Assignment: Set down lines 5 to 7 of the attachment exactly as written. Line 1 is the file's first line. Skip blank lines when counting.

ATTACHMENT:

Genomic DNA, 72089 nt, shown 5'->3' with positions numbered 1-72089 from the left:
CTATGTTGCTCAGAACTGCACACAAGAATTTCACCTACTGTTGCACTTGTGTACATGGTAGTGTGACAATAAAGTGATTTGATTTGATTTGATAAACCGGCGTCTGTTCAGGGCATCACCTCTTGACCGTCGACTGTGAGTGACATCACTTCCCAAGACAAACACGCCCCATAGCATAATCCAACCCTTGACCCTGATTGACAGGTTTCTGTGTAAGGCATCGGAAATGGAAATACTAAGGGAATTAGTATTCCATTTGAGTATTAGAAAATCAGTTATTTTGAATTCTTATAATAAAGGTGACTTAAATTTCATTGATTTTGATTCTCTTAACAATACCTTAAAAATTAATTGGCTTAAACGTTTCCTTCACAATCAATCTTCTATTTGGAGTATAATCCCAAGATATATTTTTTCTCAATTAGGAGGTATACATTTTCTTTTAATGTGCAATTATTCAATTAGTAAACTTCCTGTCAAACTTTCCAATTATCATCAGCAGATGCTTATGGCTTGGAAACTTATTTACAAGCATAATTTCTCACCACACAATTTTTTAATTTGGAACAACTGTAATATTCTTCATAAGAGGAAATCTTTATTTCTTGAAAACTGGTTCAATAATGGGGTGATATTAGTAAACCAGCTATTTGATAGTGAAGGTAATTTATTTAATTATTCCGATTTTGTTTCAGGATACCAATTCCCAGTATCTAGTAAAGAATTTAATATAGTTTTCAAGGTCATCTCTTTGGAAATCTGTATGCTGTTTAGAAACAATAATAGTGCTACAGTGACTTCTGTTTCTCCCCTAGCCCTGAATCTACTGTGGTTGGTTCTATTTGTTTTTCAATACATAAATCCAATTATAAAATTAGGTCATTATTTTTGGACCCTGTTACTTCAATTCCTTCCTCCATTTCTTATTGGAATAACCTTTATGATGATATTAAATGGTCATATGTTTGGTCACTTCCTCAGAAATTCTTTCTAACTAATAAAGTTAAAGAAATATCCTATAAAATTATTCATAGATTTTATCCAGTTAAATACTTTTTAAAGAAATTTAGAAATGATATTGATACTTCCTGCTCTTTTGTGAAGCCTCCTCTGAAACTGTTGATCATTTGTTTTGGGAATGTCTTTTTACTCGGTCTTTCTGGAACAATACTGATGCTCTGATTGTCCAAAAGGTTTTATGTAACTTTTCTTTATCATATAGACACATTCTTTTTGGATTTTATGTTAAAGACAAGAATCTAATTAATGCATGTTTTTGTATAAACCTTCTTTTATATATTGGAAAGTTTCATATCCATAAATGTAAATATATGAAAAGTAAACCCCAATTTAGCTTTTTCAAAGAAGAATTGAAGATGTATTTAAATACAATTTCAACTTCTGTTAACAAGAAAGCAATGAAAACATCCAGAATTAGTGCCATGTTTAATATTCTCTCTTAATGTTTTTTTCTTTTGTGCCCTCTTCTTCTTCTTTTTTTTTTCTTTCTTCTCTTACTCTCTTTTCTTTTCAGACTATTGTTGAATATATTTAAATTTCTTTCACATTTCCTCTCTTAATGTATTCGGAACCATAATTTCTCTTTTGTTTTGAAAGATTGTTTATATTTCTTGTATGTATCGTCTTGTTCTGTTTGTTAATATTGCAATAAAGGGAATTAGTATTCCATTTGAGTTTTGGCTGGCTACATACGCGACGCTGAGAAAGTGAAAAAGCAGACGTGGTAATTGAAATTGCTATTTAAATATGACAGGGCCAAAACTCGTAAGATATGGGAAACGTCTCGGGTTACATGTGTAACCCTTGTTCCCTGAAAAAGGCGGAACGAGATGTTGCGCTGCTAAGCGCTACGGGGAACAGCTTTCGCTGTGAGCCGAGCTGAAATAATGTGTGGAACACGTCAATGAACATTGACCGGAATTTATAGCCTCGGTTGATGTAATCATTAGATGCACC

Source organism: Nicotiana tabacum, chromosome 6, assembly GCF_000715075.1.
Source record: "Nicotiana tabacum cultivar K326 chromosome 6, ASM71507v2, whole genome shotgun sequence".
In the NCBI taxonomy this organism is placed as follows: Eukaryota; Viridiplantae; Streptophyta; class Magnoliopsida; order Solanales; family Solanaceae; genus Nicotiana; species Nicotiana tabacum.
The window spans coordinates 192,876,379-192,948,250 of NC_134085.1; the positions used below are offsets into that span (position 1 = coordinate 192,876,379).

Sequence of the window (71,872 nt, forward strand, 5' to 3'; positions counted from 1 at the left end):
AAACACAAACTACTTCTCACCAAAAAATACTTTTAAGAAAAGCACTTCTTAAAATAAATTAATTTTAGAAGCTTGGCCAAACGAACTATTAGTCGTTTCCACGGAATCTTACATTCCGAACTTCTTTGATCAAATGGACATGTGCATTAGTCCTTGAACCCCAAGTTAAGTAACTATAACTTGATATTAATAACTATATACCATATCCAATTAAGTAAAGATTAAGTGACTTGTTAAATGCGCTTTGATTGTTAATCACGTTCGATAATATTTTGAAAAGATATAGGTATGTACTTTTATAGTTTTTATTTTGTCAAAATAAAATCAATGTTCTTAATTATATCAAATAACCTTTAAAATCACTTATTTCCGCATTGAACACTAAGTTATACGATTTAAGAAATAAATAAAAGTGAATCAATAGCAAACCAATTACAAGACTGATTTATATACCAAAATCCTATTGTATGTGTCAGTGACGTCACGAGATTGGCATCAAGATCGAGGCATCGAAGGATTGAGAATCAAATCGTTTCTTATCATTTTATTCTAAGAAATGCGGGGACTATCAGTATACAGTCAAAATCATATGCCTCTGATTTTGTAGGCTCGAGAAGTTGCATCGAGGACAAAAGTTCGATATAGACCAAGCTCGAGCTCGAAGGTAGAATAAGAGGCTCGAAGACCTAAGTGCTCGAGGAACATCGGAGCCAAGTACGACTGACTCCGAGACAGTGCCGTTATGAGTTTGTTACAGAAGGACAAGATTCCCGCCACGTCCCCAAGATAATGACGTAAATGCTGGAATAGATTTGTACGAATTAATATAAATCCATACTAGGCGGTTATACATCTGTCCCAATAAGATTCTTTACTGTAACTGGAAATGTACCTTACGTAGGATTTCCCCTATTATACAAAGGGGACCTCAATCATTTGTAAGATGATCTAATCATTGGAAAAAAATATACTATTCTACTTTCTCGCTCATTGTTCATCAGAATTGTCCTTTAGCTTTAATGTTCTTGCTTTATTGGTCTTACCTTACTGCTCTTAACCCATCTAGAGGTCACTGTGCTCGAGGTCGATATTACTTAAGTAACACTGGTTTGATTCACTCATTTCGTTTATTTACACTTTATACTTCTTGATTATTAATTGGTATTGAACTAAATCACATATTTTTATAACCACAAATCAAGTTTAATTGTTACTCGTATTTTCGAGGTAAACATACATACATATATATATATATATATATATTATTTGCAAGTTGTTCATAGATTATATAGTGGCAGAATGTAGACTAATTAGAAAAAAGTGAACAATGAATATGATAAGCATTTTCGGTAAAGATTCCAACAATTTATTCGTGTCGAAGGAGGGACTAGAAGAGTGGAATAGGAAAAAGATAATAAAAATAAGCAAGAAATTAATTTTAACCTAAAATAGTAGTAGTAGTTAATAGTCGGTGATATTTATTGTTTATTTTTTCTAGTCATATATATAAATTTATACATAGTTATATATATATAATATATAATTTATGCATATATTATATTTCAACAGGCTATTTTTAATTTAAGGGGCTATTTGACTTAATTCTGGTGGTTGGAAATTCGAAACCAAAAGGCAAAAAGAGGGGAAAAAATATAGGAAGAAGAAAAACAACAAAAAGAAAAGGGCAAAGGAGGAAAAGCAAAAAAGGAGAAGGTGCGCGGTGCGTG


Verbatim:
In the NCBI taxonomy this organism is placed as follows: Eukaryota; Viridiplantae; Streptophyta; class Magnoliopsida; order Solanales; family Solanaceae; genus Nicotiana; species Nicotiana tabacum.
The window spans coordinates 192,876,379-192,948,250 of NC_134085.1; the positions used below are offsets into that span (position 1 = coordinate 192,876,379).

Sequence of the window (71,872 nt, forward strand, 5' to 3'; positions counted from 1 at the left end):